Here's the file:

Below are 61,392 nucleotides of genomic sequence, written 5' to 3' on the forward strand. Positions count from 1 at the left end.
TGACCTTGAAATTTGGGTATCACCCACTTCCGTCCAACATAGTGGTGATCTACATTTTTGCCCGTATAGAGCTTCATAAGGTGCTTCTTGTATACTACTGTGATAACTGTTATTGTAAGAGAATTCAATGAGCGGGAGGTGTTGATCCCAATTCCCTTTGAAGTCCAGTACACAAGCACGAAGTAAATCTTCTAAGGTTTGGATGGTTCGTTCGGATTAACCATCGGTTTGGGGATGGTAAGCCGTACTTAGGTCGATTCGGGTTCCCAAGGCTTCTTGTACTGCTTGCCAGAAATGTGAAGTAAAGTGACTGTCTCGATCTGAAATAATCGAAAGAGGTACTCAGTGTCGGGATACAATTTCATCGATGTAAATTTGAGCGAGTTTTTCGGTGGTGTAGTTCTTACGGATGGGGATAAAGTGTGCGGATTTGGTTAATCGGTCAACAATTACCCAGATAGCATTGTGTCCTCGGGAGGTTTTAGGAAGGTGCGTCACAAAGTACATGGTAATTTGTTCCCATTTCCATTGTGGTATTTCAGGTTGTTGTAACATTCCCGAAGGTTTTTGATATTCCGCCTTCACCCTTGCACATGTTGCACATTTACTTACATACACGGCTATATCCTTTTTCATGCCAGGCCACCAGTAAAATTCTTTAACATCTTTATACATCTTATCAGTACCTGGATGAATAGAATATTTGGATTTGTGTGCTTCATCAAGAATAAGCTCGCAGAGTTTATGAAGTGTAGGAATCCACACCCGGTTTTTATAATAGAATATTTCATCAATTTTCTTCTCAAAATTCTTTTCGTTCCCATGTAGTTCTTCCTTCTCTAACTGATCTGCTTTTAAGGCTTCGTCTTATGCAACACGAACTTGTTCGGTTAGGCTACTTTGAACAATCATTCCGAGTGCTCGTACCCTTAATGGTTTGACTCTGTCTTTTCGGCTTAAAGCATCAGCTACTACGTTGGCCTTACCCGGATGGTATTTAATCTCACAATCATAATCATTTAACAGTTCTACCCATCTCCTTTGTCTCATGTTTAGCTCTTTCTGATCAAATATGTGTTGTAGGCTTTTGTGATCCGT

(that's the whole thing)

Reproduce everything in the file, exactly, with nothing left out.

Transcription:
Below are 61,392 nucleotides of genomic sequence, written 5' to 3' on the forward strand. Positions count from 1 at the left end.
TGACCTTGAAATTTGGGTATCACCCACTTCCGTCCAACATAGTGGTGATCTACATTTTTGCCCGTATAGAGCTTCATAAGGTGCTTCTTGTATACTACTGTGATAACTGTTATTGTAAGAGAATTCAATGAGCGGGAGGTGTTGATCCCAATTCCCTTTGAAGTCCAGTACACAAGCACGAAGTAAATCTTCTAAGGTTTGGATGGTTCGTTCGGATTAACCATCGGTTTGGGGATGGTAAGCCGTACTTAGGTCGATTCGGGTTCCCAAGGCTTCTTGTACTGCTTGCCAGAAATGTGAAGTAAAGTGACTGTCTCGATCTGAAATAATCGAAAGAGGTACTCAGTGTCGGGATACAATTTCATCGATGTAAATTTGAGCGAGTTTTTCGGTGGTGTAGTTCTTACGGATGGGGATAAAGTGTGCGGATTTGGTTAATCGGTCAACAATTACCCAGATAGCATTGTGTCCTCGGGAGGTTTTAGGAAGGTGCGTCACAAAGTACATGGTAATTTGTTCCCATTTCCATTGTGGTATTTCAGGTTGTTGTAACATTCCCGAAGGTTTTTGATATTCCGCCTTCACCCTTGCACATGTTGCACATTTACTTACATACACGGCTATATCCTTTTTCATGCCAGGCCACCAGTAAAATTCTTTAACATCTTTATACATCTTATCAGTACCTGGATGAATAGAATATTTGGATTTGTGTGCTTCATCAAGAATAAGCTCGCAGAGTTTATGAAGTGTAGGAATCCACACCCGGTTTTTATAATAGAATATTTCATCAATTTTCTTCTCAAAATTCTTTTCGTTCCCATGTAGTTCTTCCTTCTCTAACTGATCTGCTTTTAAGGCTTCGTCTTATGCAACACGAACTTGTTCGGTTAGGCTACTTTGAACAATCATTCCGAGTGCTCGTACCCTTAATGGTTTGACTCTGTCTTTTCGGCTTAAAGCATCAGCTACTACGTTGGCCTTACCCGGATGGTATTTAATCTCACAATCATAATCATTTAACAGTTCTACCCATCTCCTTTGTCTCATGTTTAGCTCTTTCTGATCAAATATGTGTTGTAGGCTTTTGTGATCCGT